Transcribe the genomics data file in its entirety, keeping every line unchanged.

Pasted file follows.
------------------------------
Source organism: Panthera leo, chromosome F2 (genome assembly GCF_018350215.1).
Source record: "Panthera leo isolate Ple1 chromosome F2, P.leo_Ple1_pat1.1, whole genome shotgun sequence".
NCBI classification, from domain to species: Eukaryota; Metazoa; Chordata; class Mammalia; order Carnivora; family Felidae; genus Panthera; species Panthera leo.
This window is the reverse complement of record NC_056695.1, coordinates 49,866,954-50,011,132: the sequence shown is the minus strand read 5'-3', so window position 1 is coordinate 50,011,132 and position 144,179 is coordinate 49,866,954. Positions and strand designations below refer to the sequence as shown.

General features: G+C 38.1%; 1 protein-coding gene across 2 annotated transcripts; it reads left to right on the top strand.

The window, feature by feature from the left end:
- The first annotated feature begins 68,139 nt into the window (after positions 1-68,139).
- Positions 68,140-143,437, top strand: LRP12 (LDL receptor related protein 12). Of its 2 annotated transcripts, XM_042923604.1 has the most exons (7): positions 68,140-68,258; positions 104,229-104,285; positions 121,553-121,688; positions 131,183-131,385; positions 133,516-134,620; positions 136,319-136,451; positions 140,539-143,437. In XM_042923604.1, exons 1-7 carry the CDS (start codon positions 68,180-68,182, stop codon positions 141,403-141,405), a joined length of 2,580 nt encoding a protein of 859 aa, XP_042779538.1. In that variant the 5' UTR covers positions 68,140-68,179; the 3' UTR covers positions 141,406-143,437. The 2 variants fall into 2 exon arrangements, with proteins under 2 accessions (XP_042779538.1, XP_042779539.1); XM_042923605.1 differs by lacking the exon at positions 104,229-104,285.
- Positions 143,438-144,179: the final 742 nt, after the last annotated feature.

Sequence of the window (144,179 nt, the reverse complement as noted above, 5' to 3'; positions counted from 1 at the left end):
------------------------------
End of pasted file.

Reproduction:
Source organism: Panthera leo, chromosome F2 (genome assembly GCF_018350215.1).
Source record: "Panthera leo isolate Ple1 chromosome F2, P.leo_Ple1_pat1.1, whole genome shotgun sequence".
NCBI classification, from domain to species: Eukaryota; Metazoa; Chordata; class Mammalia; order Carnivora; family Felidae; genus Panthera; species Panthera leo.
This window is the reverse complement of record NC_056695.1, coordinates 49,866,954-50,011,132: the sequence shown is the minus strand read 5'-3', so window position 1 is coordinate 50,011,132 and position 144,179 is coordinate 49,866,954. Positions and strand designations below refer to the sequence as shown.

General features: G+C 38.1%; 1 protein-coding gene across 2 annotated transcripts; it reads left to right on the top strand.

The window, feature by feature from the left end:
- The first annotated feature begins 68,139 nt into the window (after positions 1-68,139).
- Positions 68,140-143,437, top strand: LRP12 (LDL receptor related protein 12). Of its 2 annotated transcripts, XM_042923604.1 has the most exons (7): positions 68,140-68,258; positions 104,229-104,285; positions 121,553-121,688; positions 131,183-131,385; positions 133,516-134,620; positions 136,319-136,451; positions 140,539-143,437. In XM_042923604.1, exons 1-7 carry the CDS (start codon positions 68,180-68,182, stop codon positions 141,403-141,405), a joined length of 2,580 nt encoding a protein of 859 aa, XP_042779538.1. In that variant the 5' UTR covers positions 68,140-68,179; the 3' UTR covers positions 141,406-143,437. The 2 variants fall into 2 exon arrangements, with proteins under 2 accessions (XP_042779538.1, XP_042779539.1); XM_042923605.1 differs by lacking the exon at positions 104,229-104,285.
- Positions 143,438-144,179: the final 742 nt, after the last annotated feature.

Sequence of the window (144,179 nt, the reverse complement as noted above, 5' to 3'; positions counted from 1 at the left end):